The approach of scholar John Strong's biography of the Buddha has broad applicability to pre-modern Southeast Asian history:
Strong begins with a concise description of the history of scholarship on the Buddha’s life that stretches from the late nineteenth century to the present. Then, he contrasts these academic portraits of the Buddha with "tales that have been remembered and revered, repeated and reformulated" (pp. 1-3) by practitioners of Buddhism throughout its history. Avoiding a strictly factual search for the "historical Buddha," Strong provides "a middle way between remythologizing and demythologizing, between myth-making and history-making" (p. 3). He discusses the human, contextual, and rooted parts of the Buddha’s life as well as the supernatural and mythical ones.First, there are the visits by the Buddha to various localities that you often find in local chronicles (e.g. Tai state of Kengtung, Eastern Shan States). Second, there are the hagiographic accounts of Burmese kings in Burmese chronicles like U Kala's Mahayazawingyi. This includes descriptions of royal coronations (consecration, bhiseka) ceremonies that one finds in chronicle texts and religious inscriptions:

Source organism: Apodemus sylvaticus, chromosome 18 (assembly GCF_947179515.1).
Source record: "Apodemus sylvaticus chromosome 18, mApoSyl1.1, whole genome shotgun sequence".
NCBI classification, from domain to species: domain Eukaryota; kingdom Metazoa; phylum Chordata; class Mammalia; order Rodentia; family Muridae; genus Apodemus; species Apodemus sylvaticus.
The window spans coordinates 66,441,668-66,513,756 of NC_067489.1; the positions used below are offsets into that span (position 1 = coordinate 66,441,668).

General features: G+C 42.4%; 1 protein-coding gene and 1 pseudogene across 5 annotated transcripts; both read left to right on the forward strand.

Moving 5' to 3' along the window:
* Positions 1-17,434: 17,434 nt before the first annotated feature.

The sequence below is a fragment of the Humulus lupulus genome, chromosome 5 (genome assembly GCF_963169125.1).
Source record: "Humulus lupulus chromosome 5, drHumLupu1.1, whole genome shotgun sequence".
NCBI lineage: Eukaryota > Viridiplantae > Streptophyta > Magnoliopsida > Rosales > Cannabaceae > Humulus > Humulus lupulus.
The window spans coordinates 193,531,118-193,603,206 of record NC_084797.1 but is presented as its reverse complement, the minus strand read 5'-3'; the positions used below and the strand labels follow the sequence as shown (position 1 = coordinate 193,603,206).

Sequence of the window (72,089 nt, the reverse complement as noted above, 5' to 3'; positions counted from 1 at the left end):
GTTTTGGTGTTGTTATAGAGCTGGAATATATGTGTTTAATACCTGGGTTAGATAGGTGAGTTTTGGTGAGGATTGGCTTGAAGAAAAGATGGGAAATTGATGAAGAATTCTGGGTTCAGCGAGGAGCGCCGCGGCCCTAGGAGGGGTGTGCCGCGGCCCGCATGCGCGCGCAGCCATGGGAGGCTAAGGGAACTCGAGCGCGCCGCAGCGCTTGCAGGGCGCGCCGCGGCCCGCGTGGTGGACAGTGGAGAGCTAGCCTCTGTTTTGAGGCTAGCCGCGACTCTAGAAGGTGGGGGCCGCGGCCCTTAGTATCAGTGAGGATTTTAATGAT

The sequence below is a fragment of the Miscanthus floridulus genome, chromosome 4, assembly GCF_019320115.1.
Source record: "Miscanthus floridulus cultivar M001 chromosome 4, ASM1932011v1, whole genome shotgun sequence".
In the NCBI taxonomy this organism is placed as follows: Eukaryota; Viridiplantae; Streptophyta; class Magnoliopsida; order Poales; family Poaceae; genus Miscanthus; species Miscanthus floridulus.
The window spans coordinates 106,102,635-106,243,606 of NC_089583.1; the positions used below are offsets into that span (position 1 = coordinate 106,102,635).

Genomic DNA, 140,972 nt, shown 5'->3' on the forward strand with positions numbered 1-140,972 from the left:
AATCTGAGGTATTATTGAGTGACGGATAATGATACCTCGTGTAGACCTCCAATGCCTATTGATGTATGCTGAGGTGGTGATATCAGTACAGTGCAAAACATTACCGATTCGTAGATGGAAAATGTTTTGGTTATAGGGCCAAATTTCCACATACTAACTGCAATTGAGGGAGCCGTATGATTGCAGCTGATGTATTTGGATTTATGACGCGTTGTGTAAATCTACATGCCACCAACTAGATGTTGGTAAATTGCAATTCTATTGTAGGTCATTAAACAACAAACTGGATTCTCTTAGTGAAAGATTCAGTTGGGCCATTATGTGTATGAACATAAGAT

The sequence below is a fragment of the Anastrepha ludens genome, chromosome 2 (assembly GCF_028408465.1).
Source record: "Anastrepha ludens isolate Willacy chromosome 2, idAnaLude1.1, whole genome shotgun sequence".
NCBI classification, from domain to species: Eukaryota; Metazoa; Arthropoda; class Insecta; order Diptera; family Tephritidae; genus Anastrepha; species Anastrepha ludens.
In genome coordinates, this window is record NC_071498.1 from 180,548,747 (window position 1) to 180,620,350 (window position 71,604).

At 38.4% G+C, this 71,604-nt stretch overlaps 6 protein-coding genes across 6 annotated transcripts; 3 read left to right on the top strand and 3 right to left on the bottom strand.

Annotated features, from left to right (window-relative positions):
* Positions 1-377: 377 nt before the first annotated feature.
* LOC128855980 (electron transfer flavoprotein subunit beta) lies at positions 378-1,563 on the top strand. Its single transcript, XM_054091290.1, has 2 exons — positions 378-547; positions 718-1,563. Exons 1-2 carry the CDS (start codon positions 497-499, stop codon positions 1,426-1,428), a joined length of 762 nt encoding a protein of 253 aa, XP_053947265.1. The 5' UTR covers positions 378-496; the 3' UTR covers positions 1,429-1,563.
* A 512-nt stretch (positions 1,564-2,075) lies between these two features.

Next, Strong shows how the Buddha’s biography simultaneously reveals and reinforces the wider dimensions of Buddhist artistic production, ritual, doctrine, and history. In a series of brief sections, he describes the reciprocal relations that link the life story of the Buddha, the practice of pilgrimage, and the worship of relics Strong describes the ways in which sacred biography, art, and ritual reinforce each other.Strong discusses rituals such as the water pouring ritual accompanies many important historical events in the Burmese chronicle such as Bayinnaung's reconquest of Pegu (Hanthawaddy, Hongsa) after the Mon rebellion of 1550 that deposed Tabinshweihti.
Strong also expands the notion of biography "beyond the one-life paradigm,"not unlike Yukio Mishima's trilogy, to previous lifes by including the Jataka tradition.